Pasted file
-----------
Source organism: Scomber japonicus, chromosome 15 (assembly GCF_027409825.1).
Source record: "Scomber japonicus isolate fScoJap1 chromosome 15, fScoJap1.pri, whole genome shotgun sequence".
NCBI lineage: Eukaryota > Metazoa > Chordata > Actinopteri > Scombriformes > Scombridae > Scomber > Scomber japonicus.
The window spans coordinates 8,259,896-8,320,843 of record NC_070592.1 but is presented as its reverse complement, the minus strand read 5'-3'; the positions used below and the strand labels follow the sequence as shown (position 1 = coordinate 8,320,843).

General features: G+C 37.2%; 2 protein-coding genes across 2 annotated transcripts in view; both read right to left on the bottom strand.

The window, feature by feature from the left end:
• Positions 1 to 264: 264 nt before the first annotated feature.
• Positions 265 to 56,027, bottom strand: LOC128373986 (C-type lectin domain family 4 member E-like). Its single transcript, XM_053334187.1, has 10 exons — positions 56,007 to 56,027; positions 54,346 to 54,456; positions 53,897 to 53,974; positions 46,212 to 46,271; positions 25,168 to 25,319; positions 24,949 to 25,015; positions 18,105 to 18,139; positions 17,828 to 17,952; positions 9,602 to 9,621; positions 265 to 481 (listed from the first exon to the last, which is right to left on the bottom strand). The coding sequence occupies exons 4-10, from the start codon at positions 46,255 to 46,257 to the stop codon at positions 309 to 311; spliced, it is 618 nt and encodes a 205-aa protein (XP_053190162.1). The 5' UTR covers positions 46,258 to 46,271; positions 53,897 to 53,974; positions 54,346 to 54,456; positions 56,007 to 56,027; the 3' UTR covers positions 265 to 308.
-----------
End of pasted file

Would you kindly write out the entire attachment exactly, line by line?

Source organism: Scomber japonicus, chromosome 15 (assembly GCF_027409825.1).
Source record: "Scomber japonicus isolate fScoJap1 chromosome 15, fScoJap1.pri, whole genome shotgun sequence".
NCBI lineage: Eukaryota > Metazoa > Chordata > Actinopteri > Scombriformes > Scombridae > Scomber > Scomber japonicus.
The window spans coordinates 8,259,896-8,320,843 of record NC_070592.1 but is presented as its reverse complement, the minus strand read 5'-3'; the positions used below and the strand labels follow the sequence as shown (position 1 = coordinate 8,320,843).

General features: G+C 37.2%; 2 protein-coding genes across 2 annotated transcripts in view; both read right to left on the bottom strand.

The window, feature by feature from the left end:
• Positions 1 to 264: 264 nt before the first annotated feature.
• Positions 265 to 56,027, bottom strand: LOC128373986 (C-type lectin domain family 4 member E-like). Its single transcript, XM_053334187.1, has 10 exons — positions 56,007 to 56,027; positions 54,346 to 54,456; positions 53,897 to 53,974; positions 46,212 to 46,271; positions 25,168 to 25,319; positions 24,949 to 25,015; positions 18,105 to 18,139; positions 17,828 to 17,952; positions 9,602 to 9,621; positions 265 to 481 (listed from the first exon to the last, which is right to left on the bottom strand). The coding sequence occupies exons 4-10, from the start codon at positions 46,255 to 46,257 to the stop codon at positions 309 to 311; spliced, it is 618 nt and encodes a 205-aa protein (XP_053190162.1). The 5' UTR covers positions 46,258 to 46,271; positions 53,897 to 53,974; positions 54,346 to 54,456; positions 56,007 to 56,027; the 3' UTR covers positions 265 to 308.